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  1. #1
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    Default What makes a perfume a perfume?

    Just curious about how one could define a perfume, and where do you draw the line between accord, fragrance oil, and perfume? Are there particular ingredients or combinations of ingredients that define a perfume or give it that characteristic perfume smell? I know I am going by the law ofaverages here since many can interpret a perfume or fragrance as simple as one or a few ingredients, I think a perfume leans in the more complex direction, and where accords/fragrance oils are lacking the full spectrum of notes found in most perfumes with top middle and base notes.

  2. #2
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    Default Re: What makes a perfume a perfume?

    These are some metrics by which to think about what makes these different products:

    Skill of the Perfumer,
    Intention of use of the product,
    Perception of the product by critics and customers,
    Marketing

    Using complexity alone as the measure, many of Elena's Hermes perfumes don't meet my own criteria to qualify.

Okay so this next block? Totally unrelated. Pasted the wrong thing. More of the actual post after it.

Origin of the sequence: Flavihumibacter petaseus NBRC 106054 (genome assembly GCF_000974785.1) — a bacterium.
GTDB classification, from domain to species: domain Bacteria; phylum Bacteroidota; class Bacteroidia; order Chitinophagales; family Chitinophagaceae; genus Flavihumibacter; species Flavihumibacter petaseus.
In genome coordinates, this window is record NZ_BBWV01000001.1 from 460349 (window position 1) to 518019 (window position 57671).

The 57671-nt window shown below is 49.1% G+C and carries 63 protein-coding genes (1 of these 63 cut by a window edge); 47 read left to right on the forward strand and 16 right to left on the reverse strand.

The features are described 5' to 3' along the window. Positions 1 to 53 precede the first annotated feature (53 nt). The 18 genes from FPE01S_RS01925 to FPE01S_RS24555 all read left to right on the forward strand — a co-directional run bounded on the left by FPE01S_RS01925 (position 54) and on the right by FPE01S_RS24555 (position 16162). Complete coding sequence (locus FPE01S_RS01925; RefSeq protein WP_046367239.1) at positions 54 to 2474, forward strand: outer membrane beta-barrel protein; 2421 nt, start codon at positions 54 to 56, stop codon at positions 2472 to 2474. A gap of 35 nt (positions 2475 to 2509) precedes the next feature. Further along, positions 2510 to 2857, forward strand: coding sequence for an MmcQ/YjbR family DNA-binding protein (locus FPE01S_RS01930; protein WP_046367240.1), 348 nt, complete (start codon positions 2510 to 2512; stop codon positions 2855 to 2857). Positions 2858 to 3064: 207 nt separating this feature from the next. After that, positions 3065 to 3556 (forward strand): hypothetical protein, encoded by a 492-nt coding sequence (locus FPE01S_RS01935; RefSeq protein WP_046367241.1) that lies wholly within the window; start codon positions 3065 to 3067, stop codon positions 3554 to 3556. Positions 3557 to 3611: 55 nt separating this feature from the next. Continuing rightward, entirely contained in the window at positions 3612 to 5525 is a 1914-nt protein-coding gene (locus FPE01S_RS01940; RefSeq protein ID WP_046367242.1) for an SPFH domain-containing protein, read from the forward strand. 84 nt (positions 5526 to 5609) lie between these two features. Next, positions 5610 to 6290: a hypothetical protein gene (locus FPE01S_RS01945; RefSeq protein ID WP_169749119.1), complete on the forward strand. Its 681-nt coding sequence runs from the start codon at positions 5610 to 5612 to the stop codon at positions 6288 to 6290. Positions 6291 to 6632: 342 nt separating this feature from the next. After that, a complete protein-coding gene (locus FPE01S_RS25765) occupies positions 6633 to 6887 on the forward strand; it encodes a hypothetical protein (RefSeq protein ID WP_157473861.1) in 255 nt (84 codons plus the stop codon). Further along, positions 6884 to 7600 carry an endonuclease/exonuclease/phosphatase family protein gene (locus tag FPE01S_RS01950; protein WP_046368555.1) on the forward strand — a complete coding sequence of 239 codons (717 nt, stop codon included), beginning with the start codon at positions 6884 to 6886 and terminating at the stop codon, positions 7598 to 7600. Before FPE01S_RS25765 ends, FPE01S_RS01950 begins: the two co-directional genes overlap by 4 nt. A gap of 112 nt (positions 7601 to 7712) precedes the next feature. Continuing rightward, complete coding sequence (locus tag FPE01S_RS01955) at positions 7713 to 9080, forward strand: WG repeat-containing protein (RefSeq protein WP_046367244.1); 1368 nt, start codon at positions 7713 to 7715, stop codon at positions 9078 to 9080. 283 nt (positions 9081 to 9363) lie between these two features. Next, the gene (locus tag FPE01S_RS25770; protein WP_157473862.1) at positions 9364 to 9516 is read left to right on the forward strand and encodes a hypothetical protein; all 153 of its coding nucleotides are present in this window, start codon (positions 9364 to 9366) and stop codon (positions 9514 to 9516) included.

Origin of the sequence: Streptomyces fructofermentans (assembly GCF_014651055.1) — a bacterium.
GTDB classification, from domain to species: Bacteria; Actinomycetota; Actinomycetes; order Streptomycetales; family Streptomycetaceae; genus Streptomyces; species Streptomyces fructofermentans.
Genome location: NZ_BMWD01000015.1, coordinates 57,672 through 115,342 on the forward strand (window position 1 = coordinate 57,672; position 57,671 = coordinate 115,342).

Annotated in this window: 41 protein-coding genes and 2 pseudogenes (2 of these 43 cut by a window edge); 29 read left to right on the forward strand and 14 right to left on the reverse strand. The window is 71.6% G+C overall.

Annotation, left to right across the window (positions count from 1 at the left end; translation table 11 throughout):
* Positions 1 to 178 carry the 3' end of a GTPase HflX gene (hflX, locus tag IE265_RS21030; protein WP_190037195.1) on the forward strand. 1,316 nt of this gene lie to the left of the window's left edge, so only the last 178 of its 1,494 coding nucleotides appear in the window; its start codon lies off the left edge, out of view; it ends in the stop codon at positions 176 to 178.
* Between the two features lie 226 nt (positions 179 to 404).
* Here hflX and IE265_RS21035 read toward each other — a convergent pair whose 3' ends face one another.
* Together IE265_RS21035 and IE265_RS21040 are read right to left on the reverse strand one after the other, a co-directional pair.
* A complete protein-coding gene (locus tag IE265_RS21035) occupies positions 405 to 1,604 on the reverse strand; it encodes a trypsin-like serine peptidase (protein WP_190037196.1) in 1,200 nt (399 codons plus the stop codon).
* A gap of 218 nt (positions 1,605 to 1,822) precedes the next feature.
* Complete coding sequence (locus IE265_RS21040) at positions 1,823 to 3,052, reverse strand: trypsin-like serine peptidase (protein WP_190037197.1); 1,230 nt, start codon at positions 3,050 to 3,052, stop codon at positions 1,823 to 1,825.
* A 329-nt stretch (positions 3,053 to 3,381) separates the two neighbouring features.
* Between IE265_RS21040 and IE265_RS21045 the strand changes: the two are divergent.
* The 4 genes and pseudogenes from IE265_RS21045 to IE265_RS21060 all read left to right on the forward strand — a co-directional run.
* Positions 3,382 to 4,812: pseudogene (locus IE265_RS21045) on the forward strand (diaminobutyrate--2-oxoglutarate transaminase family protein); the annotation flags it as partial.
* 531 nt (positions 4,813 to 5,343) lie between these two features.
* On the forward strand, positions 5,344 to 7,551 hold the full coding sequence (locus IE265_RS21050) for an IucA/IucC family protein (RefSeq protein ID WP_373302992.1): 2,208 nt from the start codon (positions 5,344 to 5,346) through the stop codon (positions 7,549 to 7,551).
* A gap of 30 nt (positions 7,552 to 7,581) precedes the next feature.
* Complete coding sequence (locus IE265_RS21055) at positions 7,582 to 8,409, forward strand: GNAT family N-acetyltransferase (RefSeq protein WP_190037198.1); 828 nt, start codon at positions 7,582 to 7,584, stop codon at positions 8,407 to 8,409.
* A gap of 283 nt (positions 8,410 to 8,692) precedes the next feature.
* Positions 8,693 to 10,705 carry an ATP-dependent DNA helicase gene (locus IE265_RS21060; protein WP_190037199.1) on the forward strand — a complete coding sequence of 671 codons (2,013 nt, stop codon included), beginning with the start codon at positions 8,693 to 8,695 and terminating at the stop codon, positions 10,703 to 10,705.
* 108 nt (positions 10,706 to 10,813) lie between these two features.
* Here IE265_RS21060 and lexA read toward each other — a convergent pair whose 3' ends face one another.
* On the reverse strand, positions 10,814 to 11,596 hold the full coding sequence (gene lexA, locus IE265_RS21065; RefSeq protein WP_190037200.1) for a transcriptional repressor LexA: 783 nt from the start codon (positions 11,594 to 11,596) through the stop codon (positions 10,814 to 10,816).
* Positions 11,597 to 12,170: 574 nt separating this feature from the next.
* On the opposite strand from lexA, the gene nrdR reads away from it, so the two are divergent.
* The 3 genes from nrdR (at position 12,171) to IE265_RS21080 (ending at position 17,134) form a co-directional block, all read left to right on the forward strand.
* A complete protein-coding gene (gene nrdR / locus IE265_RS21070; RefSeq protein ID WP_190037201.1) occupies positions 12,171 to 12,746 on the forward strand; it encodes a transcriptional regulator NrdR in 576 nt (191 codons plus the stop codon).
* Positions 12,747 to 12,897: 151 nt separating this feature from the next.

But these other metrics make those same scents qualify as Perfumes.
    Paul Kiler
    PK Perfumes
    http://www.PKPERFUMES.com
    In addition to Our own PK line, we make Custom Bespoke Perfumes, perfumes for Entrepreneurs needing scents for perfumes or products, Custom Wedding Perfumes, and even Special Event Perfumes.

  3. #3

    Default Re: What makes a perfume a perfume?

    For anything (just about) people experientially develop categories for things they perceive. A home cooked meal might for example be perceived as Indian food, as Chines food, as Mexican food etc or as nothing in particular. Maybe not if even lacking only the first two.

    So for example what people would characterize in 1850 as "perfume" rather than some other category was quite different than the 20th Century or now, and I suspect but cannot know that much of what is considered perfume now would not have been considered such when going back enough years.

    On your question more specifically, for me it's perception rather than rules but surely complexity and balance are involved. There certainly are no required ingredients, though arguably there could be required categories. I am not sure I would ever perceive a fragrance having none of musk, floral, and wood as being perfume for example.